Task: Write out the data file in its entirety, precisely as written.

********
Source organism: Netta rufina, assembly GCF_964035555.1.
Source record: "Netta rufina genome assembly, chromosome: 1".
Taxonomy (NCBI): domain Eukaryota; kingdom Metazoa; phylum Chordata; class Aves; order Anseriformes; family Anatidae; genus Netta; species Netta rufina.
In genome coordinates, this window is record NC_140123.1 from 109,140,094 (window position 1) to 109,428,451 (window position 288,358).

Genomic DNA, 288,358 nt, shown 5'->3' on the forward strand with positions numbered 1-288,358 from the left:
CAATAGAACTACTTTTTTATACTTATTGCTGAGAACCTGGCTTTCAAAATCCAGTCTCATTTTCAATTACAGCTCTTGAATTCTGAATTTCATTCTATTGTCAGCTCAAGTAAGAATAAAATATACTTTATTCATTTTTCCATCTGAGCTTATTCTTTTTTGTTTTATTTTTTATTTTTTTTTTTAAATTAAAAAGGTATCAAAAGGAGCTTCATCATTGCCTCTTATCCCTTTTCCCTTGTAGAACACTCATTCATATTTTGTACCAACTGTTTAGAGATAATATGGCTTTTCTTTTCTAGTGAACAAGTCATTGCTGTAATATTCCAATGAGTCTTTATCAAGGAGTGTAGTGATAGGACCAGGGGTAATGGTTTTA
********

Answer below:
Source organism: Netta rufina, assembly GCF_964035555.1.
Source record: "Netta rufina genome assembly, chromosome: 1".
Taxonomy (NCBI): domain Eukaryota; kingdom Metazoa; phylum Chordata; class Aves; order Anseriformes; family Anatidae; genus Netta; species Netta rufina.
In genome coordinates, this window is record NC_140123.1 from 109,140,094 (window position 1) to 109,428,451 (window position 288,358).

Genomic DNA, 288,358 nt, shown 5'->3' on the forward strand with positions numbered 1-288,358 from the left:
CAATAGAACTACTTTTTTATACTTATTGCTGAGAACCTGGCTTTCAAAATCCAGTCTCATTTTCAATTACAGCTCTTGAATTCTGAATTTCATTCTATTGTCAGCTCAAGTAAGAATAAAATATACTTTATTCATTTTTCCATCTGAGCTTATTCTTTTTTGTTTTATTTTTTATTTTTTTTTTTAAATTAAAAAGGTATCAAAAGGAGCTTCATCATTGCCTCTTATCCCTTTTCCCTTGTAGAACACTCATTCATATTTTGTACCAACTGTTTAGAGATAATATGGCTTTTCTTTTCTAGTGAACAAGTCATTGCTGTAATATTCCAATGAGTCTTTATCAAGGAGTGTAGTGATAGGACCAGGGGTAATGGTTTTA